He applies his argument to essentially all of human existence, claiming that:
History and societies do not crawl. They make jumps.
I find this an astonishingly shallow claim. Certainly history and societies do make jumps. The arrival of the Spanish in the Americas was certainly a societal and historical jump for the Aztecs. But what about the history of Aztec society prior to that? For that matter, what about the history of Spanish society prior to that? Was it all jumps, with absolute stasis in-between? Did the Spanish develop ships capable of sailing across the ocean overnight? Or was it through a slow process of development and refinement, continually building on the models that already existed?
And at page 21, I quit. At that point Taleb reveals his primary error. As he boasts about having made enough money to quit working and spend his time just thinking about ideas, he writes:
I wanted to be left alone to build, small steps at a time, an entire system of thought based on my Black Swan idea.
And there it is, the fundamental self-deception of Nassim Taleb. It is not sufficient to add his new idea into the ferment of existing ideas. It is not enough to say, “I think the effect of unpredictable events has been under-appreciated.” No, it must be the basis for “an entire system of thought.” But the idea of the Black Swan, while not meritless, is too small, to unencompassing, on which to build an entire system of thought.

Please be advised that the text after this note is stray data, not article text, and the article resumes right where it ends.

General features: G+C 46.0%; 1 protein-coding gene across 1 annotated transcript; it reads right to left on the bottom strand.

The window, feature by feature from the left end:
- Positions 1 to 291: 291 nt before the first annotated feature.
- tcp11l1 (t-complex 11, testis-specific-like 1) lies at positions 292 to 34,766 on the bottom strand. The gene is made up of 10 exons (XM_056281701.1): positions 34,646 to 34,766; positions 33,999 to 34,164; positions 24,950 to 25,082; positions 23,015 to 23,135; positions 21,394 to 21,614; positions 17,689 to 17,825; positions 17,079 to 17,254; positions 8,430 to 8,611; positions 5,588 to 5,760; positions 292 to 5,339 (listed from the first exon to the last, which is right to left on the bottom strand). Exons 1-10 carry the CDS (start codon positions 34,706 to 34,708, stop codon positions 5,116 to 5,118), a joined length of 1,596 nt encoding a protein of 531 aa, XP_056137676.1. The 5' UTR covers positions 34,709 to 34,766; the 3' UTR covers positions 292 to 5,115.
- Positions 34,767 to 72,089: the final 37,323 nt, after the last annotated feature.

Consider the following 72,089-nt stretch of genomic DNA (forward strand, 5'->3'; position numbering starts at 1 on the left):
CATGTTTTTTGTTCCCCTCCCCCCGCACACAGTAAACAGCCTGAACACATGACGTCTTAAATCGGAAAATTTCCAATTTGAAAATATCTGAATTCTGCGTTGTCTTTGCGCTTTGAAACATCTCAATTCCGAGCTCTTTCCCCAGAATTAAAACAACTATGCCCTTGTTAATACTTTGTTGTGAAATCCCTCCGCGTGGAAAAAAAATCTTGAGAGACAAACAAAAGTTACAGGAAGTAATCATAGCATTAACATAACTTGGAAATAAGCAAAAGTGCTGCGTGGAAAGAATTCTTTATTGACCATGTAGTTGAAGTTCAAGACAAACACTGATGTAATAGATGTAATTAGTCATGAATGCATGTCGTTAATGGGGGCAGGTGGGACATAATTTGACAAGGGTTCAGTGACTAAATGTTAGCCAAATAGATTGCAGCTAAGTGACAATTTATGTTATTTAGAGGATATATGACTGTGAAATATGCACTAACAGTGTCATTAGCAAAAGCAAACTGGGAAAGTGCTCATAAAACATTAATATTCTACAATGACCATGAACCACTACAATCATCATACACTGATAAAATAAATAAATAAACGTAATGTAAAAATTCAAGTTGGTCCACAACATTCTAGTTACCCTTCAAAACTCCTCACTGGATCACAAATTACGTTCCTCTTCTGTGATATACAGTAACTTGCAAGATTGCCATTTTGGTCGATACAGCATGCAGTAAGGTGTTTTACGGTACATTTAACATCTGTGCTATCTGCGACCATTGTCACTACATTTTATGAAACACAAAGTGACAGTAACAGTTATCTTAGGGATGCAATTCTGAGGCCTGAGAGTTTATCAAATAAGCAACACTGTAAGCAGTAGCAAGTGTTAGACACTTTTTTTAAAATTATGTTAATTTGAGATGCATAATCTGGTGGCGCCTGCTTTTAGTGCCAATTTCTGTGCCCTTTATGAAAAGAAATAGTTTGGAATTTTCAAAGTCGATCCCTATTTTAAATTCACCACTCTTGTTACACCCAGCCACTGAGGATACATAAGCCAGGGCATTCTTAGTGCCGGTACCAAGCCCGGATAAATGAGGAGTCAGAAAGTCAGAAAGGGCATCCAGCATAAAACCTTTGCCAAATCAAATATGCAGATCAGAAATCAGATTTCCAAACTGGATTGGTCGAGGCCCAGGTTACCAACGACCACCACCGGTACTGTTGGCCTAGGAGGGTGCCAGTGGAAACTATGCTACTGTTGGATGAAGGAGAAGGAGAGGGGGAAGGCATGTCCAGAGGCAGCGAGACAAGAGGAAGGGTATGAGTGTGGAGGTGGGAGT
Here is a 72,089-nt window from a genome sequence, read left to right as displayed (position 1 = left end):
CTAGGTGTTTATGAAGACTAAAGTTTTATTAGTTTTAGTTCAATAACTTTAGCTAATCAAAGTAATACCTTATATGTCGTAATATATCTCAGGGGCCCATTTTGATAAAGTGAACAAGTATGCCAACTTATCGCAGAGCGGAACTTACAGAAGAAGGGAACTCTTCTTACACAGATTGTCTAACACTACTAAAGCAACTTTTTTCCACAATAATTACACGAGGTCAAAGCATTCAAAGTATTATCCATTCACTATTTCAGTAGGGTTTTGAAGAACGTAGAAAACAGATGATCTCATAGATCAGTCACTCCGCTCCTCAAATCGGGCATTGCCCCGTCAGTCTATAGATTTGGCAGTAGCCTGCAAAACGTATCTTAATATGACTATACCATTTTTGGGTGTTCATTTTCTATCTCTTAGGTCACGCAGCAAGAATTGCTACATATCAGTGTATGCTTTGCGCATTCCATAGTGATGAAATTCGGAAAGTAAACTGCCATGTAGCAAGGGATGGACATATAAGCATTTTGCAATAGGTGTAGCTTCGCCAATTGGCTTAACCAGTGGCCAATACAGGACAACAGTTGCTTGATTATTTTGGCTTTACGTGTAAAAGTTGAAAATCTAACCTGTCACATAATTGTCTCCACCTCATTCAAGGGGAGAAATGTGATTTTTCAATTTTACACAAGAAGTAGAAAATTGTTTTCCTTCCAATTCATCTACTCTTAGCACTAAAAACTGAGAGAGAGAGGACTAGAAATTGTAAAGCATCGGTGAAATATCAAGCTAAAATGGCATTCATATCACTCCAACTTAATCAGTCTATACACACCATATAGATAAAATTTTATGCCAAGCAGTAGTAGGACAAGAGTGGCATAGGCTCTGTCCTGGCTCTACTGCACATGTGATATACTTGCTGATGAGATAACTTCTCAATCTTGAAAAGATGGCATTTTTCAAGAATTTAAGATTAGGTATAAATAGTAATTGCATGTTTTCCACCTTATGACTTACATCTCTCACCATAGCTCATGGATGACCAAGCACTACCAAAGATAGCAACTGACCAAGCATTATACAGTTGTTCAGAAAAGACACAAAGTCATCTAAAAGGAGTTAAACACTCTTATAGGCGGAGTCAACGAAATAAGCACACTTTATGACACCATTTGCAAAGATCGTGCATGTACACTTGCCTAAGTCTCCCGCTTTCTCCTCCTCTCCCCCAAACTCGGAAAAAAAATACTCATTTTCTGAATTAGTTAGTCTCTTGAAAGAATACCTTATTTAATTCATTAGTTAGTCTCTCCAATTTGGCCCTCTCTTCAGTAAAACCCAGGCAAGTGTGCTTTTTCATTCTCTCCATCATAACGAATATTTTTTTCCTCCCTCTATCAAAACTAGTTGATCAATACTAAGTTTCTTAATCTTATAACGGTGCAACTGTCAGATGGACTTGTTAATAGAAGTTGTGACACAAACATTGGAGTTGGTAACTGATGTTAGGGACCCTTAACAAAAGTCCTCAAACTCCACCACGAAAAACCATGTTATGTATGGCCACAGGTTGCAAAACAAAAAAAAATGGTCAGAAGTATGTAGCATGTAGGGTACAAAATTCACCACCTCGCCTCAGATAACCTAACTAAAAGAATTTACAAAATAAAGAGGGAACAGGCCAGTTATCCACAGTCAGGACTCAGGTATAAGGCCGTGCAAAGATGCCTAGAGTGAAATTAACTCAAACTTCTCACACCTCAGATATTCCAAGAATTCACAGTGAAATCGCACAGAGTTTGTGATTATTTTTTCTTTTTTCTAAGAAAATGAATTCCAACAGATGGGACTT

Purely coincidentally, I had ordered an apparently unrelated book, Fads and Fallacies in the Name of Science, just before I took that trip, and it arrived today. In the first chapter, the author, Martin Gardner, lists these characteristics of the “sincere pseudo-scientist.”
(1) He regards himself as a genius.
(2) He regards his colleagues, without exception, as ignorant blockheads…
(3) He believes himself unjustly persecuted and discriminated against (by the experts)…
(4) He has strong compulsions to focus his attacks on the greatest scientists and the best-established theories…
(5) He often has a tendency to write in complex jargon, in many cases making use of terms and phrases he himself has coined…
Taleb self-evidently satisfies criterion #1. Near the end of the book he congratulates himself on having devised a method of keeping fit that is superior to that devised by anyone else, and boasts of being nearly unique in his ability to walk properly (if you walk to get somewhere, or to get exercise, you are walking improperly). He repeatedly gives evidence of criterion #2. Nearly all scientists, economists, etc., are described as fools, with a special few (notably, mostly dead) elevated to the status of intellectual saints. #4 is satisfied in his repeated diatribes against the use of normal distributions (the bell curve). And while he is not overly complex in his jargon, he does like to create impressive sounding phrases like “the Platonic fold, “the explosive boundary where the Platonic mind-set enters into contact with messy reality…” thereby satisfying #5. The only criterion he does not obviously meet in this book is #3. Even so, satisfying 4 out of 5 criteria–devised half a century prior to publication of one’s book–that define the “sincere pseudo-scientist” should give anyone pause.
For me, it gives me pause in my reading. It’s the rare “great” book that I set aside with such immense disdain. But the book is itself no black swan, no great “a ha” moment, as the author so desperately would like it to be (and as so many sadly limited reviewers apparently believed it to be). It is, indeed, astonishingly mundane.